- ‘We have one client with two audiences: NGT, and then NGC / NGC-I. We pitch first to NGT, and then they arrange and work on the pitch to the channels. We receive extensive notes from both throughout the development process, and then afterwards for the duration of the project.’
- The Explorer budgets are healthy. Our budget is around your ‘Sweet Spot’ for NGC, whether we spend weeks sitting in a tree in Patagonia for one film or if we create high-end CGI and costume reenactments for another. Either way, we have to get it done for around that cost.’
- The ‘Sweet Spot’ for producers is not all about the budget, but it’s also about client service. The best way to run any client-driven business is to earn a commission before the last one is complete. And that’s only going to happen if the commissioner enjoys the experience given an excellent level of quality. That’s the ‘Sweet Spot’ that we aim for.’
- ‘We don’t earn the usual Executive Producer’s fee of 15-20%. NGT adds its own direct costs, and earns the EP fee. We retain no rights or back end’
- ‘The proposed line item Budget is closely scrutinized by NGT.’
- ‘Payments are staged and closely tied to Deliverables.’
Pre-production (3-4 weeks)
- ‘Explorer presents a detailed style guide and graphics package.’
- ‘We spend 1-2 weeks on more intensive research and then make a ‘bar pitch’ to NGT – a phone call to make sure that we’re all on the same track.’
- ‘Two weeks later, we present a Beat Sheet: a 10-page outline that is intended to ensure that all the party’s intentions are aligned at a detailed level. The Beat Sheet includes pre-interview notes.’
- ‘The contracted Budget is carefully revised based on a study of the cost implications of the Beat Sheet.’
- ‘The Timeline depends on the nature of the program: we could be months in the field with a single camera, or we might wrap up in weeks.’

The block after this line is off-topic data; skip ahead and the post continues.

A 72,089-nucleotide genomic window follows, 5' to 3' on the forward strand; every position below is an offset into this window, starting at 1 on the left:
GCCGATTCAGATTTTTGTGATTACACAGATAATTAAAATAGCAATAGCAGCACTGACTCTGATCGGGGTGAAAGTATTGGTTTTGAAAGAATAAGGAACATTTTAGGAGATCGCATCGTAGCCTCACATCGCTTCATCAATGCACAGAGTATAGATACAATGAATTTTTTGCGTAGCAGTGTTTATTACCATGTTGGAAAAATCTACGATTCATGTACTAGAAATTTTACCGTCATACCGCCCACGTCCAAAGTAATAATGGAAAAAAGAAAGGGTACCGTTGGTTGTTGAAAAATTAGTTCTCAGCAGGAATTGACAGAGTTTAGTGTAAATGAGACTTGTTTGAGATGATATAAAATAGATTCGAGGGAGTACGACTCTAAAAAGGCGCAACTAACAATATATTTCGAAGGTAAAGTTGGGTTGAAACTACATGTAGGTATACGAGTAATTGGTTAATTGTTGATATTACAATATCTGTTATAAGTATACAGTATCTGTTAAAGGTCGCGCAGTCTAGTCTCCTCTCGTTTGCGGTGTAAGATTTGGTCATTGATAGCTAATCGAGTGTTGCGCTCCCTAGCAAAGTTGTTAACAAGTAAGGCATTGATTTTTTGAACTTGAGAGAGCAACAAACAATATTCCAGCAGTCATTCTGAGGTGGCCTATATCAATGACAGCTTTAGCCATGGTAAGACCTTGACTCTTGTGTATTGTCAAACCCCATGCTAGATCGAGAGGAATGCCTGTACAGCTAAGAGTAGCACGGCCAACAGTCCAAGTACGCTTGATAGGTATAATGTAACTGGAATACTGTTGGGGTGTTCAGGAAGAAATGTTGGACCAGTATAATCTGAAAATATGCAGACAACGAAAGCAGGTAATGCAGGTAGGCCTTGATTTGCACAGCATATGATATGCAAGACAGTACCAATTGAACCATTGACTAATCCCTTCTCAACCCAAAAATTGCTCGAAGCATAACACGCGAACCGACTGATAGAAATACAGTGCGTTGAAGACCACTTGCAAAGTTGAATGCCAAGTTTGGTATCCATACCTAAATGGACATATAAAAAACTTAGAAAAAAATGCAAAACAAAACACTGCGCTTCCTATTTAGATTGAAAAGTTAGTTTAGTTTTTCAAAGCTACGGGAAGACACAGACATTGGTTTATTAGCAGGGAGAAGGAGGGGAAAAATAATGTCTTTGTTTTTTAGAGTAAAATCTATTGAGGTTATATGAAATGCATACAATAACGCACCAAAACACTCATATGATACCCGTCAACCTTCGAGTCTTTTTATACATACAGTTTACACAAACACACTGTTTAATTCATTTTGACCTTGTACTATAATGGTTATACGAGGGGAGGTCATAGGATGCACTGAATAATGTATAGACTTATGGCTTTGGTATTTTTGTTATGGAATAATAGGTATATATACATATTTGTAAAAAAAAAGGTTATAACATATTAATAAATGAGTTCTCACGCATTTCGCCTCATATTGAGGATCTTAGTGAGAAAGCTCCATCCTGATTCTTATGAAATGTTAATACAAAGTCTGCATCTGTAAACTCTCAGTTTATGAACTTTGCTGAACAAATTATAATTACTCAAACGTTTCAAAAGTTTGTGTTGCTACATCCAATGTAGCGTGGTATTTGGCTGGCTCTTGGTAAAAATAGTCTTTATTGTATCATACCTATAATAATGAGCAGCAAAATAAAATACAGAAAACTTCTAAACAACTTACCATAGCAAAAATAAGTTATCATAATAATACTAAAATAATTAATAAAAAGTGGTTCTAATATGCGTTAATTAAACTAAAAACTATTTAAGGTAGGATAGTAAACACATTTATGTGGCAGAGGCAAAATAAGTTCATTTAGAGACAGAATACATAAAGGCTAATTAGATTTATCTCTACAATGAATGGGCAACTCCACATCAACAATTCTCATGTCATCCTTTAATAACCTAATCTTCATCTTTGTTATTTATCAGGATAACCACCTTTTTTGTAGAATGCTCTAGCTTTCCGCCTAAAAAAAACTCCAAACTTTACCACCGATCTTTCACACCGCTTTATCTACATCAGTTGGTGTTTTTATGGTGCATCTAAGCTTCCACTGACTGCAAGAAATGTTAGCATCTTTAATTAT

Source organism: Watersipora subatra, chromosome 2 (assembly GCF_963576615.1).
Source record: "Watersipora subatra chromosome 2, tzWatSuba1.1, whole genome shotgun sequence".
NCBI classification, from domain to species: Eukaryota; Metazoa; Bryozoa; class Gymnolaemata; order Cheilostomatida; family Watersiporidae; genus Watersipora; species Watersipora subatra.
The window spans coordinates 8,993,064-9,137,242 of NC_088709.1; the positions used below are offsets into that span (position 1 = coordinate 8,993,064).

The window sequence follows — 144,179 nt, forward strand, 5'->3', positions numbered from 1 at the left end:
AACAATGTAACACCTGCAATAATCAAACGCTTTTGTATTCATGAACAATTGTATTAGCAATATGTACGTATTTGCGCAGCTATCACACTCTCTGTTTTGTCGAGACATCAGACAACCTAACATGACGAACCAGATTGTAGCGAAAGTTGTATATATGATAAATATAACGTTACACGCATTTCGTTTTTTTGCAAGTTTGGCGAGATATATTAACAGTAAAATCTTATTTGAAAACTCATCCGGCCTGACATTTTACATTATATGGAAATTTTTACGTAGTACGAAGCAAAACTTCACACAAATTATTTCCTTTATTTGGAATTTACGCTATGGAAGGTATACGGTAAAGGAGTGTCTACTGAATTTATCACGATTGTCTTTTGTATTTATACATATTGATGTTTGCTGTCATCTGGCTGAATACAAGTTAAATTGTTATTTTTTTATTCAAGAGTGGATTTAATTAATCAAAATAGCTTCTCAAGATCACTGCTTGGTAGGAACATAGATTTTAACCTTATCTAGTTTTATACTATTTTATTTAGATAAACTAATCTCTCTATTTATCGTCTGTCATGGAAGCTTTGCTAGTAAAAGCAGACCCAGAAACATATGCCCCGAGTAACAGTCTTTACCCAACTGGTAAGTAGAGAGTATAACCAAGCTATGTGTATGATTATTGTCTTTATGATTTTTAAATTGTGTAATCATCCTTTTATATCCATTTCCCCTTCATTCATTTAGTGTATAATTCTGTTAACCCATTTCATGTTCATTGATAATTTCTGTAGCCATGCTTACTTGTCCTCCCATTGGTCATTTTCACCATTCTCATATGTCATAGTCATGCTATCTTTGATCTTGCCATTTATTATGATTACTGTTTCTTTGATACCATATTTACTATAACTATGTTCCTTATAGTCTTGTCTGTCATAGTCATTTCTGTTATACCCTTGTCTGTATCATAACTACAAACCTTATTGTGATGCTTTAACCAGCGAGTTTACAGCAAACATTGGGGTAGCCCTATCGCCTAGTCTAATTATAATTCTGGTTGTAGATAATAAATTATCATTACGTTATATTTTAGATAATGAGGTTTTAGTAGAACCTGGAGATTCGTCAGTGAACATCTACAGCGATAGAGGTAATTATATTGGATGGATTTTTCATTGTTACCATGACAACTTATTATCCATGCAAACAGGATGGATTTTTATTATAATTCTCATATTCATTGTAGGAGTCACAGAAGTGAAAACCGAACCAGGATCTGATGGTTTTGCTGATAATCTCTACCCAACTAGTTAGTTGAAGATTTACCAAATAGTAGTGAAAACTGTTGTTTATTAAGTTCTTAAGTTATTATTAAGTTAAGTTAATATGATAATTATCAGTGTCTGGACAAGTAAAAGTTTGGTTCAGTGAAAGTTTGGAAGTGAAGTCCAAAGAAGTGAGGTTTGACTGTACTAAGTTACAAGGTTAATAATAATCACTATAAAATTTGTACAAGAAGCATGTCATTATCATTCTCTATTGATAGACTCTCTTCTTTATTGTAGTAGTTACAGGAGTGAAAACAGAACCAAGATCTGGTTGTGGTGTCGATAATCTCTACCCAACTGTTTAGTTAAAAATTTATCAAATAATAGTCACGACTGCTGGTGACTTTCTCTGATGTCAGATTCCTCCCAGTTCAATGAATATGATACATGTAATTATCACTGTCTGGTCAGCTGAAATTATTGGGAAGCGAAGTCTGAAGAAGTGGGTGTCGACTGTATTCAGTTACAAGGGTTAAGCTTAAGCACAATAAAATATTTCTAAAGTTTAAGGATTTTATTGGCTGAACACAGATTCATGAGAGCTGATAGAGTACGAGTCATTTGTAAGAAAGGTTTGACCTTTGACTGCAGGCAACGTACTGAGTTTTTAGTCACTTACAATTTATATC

- ‘We send production stills to NGT.’
Post-production (8-10 weeks)
- ‘Pre-edit Planning: We edit the script and create a paper edit.’
- ‘Five weeks into the edit, we deliver a 50+/- minute ‘Pre-rough’ for NGT. We make changes based on their feedback.’
- ‘A week later we deliver the Rough Cut for NGT to share with NGC. The channel and NGT send back detailed notes within a week or so.’
- ‘We deliver the Fine Cut 2-3 weeks later.’
- ‘The total time spent on post-production is far longer than we have experienced working on other projects. It indicates NGT’s and NGC’s commitment to the award-winning quality of the Explorer films.’
- ‘The Deliverables at NGT are complex and demanding. For instance, fact checking is significantly higher than at other channels. NGT is intent on preserving the yellow borders brand, which is, after all, the key that gives us access in the first place.’
- (Watch out for our upcoming report on Digital Deliverables and ‘The Bible’.)
Note on Sources
The data is taken from recent interviews with network executives, producers, distributors and experts, as well as from conference presentations and published sources. Actual budgets, rights and deliverables vary from project to project.
Last week’s post on Nat Geo Channel set new highs for readers of our newsletter. You are programming executives, senior and aspiring producers, conference programmers, agents, attorneys, and lots more. Thanks so much for your encouraging feedback! And also for recommending DocumentaryTelevision.com to your friends and colleagues.